Search The Site
Press Release of Senator Cantwell
Cantwell Praises Pentagon Decision to Not Change 24-Month Deployment Policy for National Guard and Reserves
Sunday, Sec. of Defense Rumsfeld answers Cantwell's question about proposed changes in deployment policy on "Meet the Press"
Sunday, February 06,2005
WASHINGTON, D.C. – Today U.S. Senator Maria Cantwell praised the Department of Defense's decision to not change their deployment policy for National Guard and Reserves. Secretary of Defense Donald Rumsfeld announced the decision on NBC's "Meet the Press" this morning, saying that National Guard and Reserves would not be deployed for longer than 24 months, cumulatively.
“I hope today's comments provide certainty for our National Guard and Reserve troops and comfort for their families,” Cantwell stated.
“It's important to keep our word to Guard and Reservists in exchange for the many sacrifices they make on behalf of our country,” she added.
Cantwell sent a letter to Secretary Rumsfeld on January 11, 2005, regarding her concerns about recent news reports of the Pentagon's plans to change their deployment policy so the Department of Defense can call up reserves more frequently and for longer periods of time. Cantwell asked for clarification on the Department of Defense's plans, which Rumsfeld addressed today on "Meet the Press."
Cantwell hopes to hear receive official assurances in writing from the Pentagon soon.
TRANSCRIPT FROM NBC'S MEET THE PRESS, Sunday, February 6, 2005
MR. RUSSERT: Let me turn to what we need on the ground right now. About 40 to 45 percent of our troops are National Guard and Army Reserve. The head of the Army Reserve said that we are rapidly degenerating, "into a broken force." He's worried about retention, recruitment. The National Guard has reached only half its goal in January in terms of retention and recruitment. The Marine Corps for the first time in a decade has not reached its recruiting goal. Will it be necessary to say to the National Guard, "You may have to serve another 24 months, not just the original 24 months that we sent you, but we may break you and have to send you back again"?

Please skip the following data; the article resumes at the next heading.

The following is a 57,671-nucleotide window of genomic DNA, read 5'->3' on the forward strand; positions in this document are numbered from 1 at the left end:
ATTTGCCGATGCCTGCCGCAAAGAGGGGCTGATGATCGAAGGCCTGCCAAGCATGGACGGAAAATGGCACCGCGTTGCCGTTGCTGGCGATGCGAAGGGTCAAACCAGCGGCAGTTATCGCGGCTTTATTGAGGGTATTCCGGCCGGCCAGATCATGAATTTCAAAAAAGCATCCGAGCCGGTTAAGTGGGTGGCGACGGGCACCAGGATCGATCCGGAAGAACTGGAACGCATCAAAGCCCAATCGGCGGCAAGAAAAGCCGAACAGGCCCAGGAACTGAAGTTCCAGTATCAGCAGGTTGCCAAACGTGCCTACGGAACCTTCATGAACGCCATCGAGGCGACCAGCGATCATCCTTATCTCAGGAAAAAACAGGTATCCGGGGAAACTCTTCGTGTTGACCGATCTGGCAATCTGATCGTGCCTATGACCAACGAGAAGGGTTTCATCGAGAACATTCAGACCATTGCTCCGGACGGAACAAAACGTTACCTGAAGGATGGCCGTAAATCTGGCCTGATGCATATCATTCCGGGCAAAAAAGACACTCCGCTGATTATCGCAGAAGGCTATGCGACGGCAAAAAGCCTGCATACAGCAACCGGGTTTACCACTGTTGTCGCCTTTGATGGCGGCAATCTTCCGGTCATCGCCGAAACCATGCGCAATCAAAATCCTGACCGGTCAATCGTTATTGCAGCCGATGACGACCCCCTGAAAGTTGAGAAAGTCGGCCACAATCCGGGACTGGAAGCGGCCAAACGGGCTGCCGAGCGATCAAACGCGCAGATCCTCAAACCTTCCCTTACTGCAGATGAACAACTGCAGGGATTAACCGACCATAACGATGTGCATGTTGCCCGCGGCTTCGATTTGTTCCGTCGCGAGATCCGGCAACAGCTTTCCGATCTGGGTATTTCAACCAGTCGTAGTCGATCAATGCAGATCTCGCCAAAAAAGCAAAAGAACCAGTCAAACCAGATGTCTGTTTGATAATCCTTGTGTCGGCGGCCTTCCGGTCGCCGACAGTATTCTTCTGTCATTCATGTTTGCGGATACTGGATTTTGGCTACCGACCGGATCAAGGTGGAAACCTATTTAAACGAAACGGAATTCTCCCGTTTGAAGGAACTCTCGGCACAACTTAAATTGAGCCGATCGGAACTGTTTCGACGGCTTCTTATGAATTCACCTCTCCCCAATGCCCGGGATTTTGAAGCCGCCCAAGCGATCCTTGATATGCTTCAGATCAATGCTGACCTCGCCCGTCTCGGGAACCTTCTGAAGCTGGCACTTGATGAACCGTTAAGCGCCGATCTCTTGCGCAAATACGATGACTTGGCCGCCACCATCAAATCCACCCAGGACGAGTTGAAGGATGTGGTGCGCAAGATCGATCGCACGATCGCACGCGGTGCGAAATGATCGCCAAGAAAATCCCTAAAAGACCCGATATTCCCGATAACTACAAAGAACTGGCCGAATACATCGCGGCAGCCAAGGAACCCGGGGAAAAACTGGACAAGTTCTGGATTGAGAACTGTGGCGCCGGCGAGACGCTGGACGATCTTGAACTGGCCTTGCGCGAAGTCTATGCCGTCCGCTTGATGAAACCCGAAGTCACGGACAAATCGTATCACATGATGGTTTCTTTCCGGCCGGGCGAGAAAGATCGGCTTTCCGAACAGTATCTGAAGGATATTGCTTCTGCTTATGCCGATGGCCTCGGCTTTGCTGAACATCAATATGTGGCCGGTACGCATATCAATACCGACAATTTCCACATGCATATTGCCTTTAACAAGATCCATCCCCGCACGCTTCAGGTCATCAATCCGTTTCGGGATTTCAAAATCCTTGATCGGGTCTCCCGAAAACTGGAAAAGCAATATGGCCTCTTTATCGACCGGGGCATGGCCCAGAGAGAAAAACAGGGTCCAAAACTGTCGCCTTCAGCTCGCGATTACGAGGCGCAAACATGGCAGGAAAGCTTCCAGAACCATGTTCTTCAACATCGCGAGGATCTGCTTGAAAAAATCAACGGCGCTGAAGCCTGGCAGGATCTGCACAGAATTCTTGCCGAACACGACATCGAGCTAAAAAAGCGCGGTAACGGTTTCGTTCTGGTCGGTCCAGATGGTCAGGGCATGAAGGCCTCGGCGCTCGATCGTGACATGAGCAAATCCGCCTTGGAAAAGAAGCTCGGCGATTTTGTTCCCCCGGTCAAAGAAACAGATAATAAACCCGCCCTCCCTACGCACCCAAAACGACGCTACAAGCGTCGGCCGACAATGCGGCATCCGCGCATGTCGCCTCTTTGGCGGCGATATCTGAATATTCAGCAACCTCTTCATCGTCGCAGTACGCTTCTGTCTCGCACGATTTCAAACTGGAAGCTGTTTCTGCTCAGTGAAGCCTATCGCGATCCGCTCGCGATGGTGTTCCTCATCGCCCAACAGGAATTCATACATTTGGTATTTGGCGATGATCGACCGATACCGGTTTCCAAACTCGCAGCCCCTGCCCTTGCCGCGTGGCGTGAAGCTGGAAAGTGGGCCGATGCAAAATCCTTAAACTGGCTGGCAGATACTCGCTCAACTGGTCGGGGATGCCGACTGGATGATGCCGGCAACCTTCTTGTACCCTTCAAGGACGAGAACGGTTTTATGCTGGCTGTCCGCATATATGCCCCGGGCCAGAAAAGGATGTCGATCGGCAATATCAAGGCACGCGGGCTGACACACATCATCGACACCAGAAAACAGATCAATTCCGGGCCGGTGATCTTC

SEC'Y RUMSFELD: We have no plans to do--to change the rulings and the methods that we're operating on at the present time. For the first time, we've begun to see some goals and targets not being fulfilled. But generally recruiting and retention has been on track and is today generally on track. One of the reasons that the National Guard and the Reserves are slightly down is because we're enlarging the size of the Army and, in that process, more people are staying in. And one of the pools that you draw on to build the Guard and Reserve is people coming off active duty, as you know. So there's fewer people coming off active duty. Therefore, we've increased the number of recruiters. We've increased the incentives, and we just simply have to recognize that the stress on the force is real, and take the kinds of steps that we've taken to anticipate that and see that we're able to attract and retain the people we need. We've still only used about 40 percent of the Guard and Reserve that's available in this country, since the beginning of the Afghan operation.
MR. RUSSERT: So you have no plans to change the rules in terms of extending...
SEC'Y RUMSFELD: No, the rules--there's been a debate in the press...
MR. RUSSERT: Yes.
SEC'Y RUMSFELD: ...about whether you wanted to change 24 months to cumulative or consecutive, and it's being left at consecutive, not cumulative.
MR. RUSSERT: Let me show you some comments that some have made...
SEC'Y RUMSFELD: Or cumulative. I misspoke.
# # #